A graduate of Columbia law school, he was admitted to the bar in 1884 and practiced law in New York City, where he advanced rapidly in his profession. He served (1905) as counsel for a committee of the New York state legislature investigating gas companies and, as counsel (1905–6) for another state investigating committee, achieved national prominence for his exposure of corrupt practices of insurance companies in New York. This led to his election (1906) as Republican governor of New York. In this post (1907–10), Hughes brought about the establishment of the public service commission, the passage of various insurance-law reforms, and the enactment of much labor legislation. He resigned the governorship after President Taft appointed him (1910) associate justice of the U.S. Supreme Court, but left the Court in 1916 to run for President on the Republican ticket.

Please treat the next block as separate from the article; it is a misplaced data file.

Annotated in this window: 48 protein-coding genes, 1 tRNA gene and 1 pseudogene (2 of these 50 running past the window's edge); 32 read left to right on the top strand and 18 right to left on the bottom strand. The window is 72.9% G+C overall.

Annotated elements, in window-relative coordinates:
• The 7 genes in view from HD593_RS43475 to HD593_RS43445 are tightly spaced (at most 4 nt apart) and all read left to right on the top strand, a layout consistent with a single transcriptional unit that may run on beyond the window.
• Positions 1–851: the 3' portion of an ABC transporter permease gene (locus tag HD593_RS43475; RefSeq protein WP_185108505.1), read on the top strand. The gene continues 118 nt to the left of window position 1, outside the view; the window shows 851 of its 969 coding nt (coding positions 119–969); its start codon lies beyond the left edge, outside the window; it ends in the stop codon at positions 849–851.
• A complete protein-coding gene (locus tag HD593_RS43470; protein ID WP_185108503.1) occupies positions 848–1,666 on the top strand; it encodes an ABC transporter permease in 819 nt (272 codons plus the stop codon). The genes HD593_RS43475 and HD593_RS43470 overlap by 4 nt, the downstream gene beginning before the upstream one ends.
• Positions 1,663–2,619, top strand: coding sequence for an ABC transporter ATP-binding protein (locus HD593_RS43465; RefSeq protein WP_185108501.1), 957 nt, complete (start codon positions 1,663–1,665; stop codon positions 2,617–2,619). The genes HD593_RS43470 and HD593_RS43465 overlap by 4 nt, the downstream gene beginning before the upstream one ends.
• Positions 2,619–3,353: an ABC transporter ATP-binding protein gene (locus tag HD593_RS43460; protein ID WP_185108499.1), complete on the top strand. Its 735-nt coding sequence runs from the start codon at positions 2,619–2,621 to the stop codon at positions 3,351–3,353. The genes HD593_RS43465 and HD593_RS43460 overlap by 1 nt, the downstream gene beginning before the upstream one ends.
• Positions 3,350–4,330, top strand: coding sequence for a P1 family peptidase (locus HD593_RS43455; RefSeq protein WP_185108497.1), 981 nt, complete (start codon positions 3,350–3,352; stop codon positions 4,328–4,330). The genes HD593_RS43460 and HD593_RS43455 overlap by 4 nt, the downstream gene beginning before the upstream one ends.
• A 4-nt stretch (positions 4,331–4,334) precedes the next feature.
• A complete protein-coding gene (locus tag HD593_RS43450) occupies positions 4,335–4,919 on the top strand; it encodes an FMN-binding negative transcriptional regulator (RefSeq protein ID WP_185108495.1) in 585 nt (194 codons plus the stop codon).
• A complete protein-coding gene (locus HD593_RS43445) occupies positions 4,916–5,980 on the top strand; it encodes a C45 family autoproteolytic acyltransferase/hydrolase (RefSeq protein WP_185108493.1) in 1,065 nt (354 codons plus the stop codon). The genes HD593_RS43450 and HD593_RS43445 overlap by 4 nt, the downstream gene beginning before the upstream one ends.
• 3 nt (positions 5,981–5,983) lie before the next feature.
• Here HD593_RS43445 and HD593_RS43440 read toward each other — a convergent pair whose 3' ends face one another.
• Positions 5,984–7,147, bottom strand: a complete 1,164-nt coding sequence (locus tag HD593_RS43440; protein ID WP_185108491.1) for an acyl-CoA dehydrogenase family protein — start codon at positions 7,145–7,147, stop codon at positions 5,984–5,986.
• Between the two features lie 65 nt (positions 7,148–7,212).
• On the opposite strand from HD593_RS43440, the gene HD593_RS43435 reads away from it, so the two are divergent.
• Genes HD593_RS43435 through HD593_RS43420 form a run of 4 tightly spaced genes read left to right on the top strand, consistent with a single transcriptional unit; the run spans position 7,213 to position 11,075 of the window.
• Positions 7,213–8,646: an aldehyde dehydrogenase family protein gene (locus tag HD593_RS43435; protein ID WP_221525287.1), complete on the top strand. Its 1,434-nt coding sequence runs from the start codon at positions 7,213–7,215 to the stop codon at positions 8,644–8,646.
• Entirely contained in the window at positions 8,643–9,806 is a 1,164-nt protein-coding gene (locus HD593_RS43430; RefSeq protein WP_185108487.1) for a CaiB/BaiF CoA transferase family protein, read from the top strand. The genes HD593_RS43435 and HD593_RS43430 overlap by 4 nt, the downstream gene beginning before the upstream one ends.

The election was one of the closest presidential contests in American history, Woodrow Wilson defeating Hughes by an electoral vote of 277 to 254 and a popular vote of 9,129,606 to 8,538,221. The vote of California, which went to Wilson by less than 4,000 votes largely because of the disaffection of Hiram Johnson, decided the election. Hughes again devoted himself to his law practice. In 1921, President Warren Harding appointed him Secretary of State. He continued in this office under President Coolidge. Hughes prepared plans for the limitation of naval armaments at the Washington Conference (see naval conferences), directed negotiations for several important foreign treaties, and vastly increased the prestige of the U.S. Dept. of State. He was a member of the Permanent Court of Arbitration (1926–30) and a judge of the Permanent Court of International Justice (1928–30).
The Columbia Electronic Encyclopedia, 6th ed. Copyright © 2012, Columbia University Press. All rights reserved.